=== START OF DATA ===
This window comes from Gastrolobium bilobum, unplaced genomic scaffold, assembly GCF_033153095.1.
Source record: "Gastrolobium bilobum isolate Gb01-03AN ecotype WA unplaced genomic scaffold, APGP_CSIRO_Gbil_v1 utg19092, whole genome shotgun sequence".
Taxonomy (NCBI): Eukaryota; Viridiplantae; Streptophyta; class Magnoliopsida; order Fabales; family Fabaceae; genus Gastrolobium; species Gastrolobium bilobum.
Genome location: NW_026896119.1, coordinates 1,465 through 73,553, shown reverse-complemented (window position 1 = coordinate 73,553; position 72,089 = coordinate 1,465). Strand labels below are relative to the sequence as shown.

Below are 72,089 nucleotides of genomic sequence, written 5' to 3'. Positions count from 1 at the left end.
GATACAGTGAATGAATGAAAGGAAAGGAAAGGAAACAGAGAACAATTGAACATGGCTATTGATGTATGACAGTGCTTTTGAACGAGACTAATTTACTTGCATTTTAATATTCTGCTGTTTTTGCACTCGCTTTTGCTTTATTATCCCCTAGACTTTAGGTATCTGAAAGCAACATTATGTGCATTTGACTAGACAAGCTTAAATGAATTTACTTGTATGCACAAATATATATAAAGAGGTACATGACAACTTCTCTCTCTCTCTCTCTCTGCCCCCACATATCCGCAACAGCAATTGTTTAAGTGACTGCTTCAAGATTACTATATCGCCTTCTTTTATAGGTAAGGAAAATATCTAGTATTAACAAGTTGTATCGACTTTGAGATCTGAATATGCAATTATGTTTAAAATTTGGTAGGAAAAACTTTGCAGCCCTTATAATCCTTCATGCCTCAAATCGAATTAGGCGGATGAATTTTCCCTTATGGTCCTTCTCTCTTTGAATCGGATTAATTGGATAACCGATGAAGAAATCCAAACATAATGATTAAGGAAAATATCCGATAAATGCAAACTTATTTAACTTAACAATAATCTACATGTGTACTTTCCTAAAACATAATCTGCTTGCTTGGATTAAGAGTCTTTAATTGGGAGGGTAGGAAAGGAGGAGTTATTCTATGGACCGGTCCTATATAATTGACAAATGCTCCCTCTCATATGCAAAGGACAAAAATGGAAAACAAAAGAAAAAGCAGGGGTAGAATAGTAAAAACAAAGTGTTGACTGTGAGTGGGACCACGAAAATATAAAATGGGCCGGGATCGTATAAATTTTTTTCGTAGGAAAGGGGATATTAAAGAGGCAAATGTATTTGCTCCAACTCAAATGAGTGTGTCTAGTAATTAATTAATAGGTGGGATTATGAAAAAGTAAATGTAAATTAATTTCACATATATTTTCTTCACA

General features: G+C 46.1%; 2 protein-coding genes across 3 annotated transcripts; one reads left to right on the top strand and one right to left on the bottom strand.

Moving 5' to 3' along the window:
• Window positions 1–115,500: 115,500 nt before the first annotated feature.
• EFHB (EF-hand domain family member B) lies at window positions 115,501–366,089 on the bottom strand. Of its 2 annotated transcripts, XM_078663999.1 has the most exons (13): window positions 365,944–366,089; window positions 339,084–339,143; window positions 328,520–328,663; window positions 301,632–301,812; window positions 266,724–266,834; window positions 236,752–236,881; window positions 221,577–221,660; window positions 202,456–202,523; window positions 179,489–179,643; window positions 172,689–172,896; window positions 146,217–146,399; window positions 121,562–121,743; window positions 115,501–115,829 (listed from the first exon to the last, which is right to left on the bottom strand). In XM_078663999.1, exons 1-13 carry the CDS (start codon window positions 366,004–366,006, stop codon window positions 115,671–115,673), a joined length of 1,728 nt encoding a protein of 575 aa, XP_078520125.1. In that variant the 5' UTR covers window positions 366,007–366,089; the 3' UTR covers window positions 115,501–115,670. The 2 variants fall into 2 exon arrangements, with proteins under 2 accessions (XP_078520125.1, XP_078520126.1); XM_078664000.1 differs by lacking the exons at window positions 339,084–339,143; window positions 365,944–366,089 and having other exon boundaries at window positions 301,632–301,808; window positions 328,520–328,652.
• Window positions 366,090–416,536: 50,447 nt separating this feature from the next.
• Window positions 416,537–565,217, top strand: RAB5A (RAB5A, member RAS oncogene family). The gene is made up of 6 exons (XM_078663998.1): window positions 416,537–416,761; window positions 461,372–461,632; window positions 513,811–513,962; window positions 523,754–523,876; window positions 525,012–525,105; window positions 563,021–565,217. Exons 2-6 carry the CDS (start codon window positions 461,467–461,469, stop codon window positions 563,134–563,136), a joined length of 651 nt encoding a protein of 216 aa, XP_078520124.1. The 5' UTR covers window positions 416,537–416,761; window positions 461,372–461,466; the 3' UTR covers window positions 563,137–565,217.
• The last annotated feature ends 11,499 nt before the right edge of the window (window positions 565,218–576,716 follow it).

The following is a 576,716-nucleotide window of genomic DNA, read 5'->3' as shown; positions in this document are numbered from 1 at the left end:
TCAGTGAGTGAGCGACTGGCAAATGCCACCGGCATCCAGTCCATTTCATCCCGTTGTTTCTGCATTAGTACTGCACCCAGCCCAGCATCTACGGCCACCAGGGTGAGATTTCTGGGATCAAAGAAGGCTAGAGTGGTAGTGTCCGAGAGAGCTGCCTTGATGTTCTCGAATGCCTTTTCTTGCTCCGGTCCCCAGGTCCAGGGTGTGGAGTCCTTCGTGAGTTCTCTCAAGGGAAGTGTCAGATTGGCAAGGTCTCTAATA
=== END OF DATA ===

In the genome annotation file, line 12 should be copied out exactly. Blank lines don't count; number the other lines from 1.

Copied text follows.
• Window positions 416,537–565,217, top strand: RAB5A (RAB5A, member RAS oncogene family). The gene is made up of 6 exons (XM_078663998.1): window positions 416,537–416,761; window positions 461,372–461,632; window positions 513,811–513,962; window positions 523,754–523,876; window positions 525,012–525,105; window positions 563,021–565,217. Exons 2-6 carry the CDS (start codon window positions 461,467–461,469, stop codon window positions 563,134–563,136), a joined length of 651 nt encoding a protein of 216 aa, XP_078520124.1. The 5' UTR covers window positions 416,537–416,761; window positions 461,372–461,466; the 3' UTR covers window positions 563,137–565,217.